NEXUS BOOKS CONNECT LEARNING to LIFE and ALL SUBJECTS to a COMMON CORE. Our Common Core aligned, interdisciplinary books teach and inspire students to link, think and achieve.
NEXUS MEANS CONNECTION, LINKING and THINKING – NEXUS provides the linking that motivates students to think for themselves.
“All NEXUS volumes emphasize the critical skills and analogical thinking that are crucial for success on the SAT.” – THE COLLEGE BOARD
NEXUS integrates the curriculum by building interdisciplinary units around great works of literature that reflect widely studied epochs from Ancient Greece to the Great Depression.
“CURRENT STUDIES are revealing that adolescents undergo major developmental changes in their BRAIN NETWORKS — that is, in how the different regions of their brains “talk” to one another, co-regulate, and coordinate….It is the networks’ interdependence that strengthens the rationale for a whole learner approach to education, and likely explains why, when done well, such an approach is so powerful. – EDUCATIONAL LEADERSHIP, May 2020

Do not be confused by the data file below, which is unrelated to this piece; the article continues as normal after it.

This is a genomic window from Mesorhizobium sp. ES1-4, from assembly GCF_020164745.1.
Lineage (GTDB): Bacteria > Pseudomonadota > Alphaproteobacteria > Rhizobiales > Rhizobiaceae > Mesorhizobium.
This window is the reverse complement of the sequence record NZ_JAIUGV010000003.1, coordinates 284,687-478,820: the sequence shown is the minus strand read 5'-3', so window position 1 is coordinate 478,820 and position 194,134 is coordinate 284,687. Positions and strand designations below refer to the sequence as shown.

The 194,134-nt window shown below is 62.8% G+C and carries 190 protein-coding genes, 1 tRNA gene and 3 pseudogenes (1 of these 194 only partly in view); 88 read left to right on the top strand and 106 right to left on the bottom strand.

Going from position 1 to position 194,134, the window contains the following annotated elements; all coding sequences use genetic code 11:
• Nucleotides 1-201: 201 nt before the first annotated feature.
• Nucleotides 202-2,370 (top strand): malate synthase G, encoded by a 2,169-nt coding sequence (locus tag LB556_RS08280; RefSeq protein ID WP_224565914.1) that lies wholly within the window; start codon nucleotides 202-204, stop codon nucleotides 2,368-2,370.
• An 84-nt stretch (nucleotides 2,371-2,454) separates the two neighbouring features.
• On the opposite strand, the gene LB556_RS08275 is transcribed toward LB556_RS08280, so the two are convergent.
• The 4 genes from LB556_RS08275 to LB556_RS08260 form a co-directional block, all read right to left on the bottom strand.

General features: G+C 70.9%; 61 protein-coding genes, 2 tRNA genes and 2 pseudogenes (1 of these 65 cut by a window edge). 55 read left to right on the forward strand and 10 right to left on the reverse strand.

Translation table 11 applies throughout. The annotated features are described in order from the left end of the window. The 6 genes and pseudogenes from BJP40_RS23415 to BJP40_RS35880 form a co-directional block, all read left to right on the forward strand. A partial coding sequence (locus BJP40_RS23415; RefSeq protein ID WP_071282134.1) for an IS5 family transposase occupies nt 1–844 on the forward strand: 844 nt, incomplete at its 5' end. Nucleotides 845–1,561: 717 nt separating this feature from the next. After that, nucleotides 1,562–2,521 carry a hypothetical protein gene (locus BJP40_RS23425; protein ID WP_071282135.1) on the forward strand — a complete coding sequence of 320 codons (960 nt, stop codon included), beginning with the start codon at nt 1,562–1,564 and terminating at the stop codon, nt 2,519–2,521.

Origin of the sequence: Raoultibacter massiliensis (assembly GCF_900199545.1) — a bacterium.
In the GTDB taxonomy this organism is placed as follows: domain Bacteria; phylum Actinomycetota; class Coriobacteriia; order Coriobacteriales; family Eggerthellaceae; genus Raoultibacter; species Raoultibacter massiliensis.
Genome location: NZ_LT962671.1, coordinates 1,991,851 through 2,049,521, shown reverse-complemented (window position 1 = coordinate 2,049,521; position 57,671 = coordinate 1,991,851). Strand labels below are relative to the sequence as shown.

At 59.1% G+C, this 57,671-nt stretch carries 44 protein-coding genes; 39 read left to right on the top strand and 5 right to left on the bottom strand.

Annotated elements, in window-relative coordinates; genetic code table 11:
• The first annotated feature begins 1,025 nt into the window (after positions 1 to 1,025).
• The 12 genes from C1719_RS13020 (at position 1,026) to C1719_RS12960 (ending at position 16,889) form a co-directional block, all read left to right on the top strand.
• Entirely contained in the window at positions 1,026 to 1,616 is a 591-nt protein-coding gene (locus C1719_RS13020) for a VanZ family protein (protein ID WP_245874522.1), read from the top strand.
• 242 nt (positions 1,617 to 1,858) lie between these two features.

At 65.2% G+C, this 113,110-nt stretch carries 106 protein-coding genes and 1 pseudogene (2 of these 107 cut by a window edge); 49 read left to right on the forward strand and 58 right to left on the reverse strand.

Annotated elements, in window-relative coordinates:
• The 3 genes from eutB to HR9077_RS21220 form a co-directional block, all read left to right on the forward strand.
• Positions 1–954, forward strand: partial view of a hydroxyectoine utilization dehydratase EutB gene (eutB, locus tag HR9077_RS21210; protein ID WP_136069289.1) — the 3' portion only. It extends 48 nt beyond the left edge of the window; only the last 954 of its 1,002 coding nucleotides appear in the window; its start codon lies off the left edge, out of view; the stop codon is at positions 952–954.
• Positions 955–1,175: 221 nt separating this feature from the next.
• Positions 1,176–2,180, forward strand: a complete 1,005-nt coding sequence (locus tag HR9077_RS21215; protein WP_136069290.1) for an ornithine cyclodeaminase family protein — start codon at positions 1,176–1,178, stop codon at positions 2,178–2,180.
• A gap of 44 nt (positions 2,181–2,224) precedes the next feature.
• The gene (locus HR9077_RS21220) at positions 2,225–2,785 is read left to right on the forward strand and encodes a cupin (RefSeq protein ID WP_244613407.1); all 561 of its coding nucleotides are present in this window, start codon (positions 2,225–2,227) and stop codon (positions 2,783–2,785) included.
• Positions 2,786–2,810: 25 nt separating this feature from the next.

The Educational Leadership article goes on to state that the brain has three interdependent networks, one of which is driven by emotions. When this emotional network is NOT stimulated, which is often the case in academic learning environments with traditional textbooks, the other brain networks do not function as well. “One can think of the kids’ emotional engagement…as fueling motivated thinking, either concrete or abstract, like the outboard motor that both pushes the boat and steers it.” Part of the reason the NEXUS approach is so effective is because it not only connects disciplines, it also connects learning to students’ emotional and experiential brain networks (see The Harlem Renaissance text samples in green, the Julius Caesar text sample under “Lesson on Shakespeare’s Language and the Writings of Julius Caesar,” Antigone text samples: “Antigone’s Challenge: Democracy or Dictatorship” and “A Recipe for Tragedy: Aristotle and Oedipus Rex,” and the Macbeth sample text under “Lesson on Macbeth Themes: Fatal Passion and the War Within.”)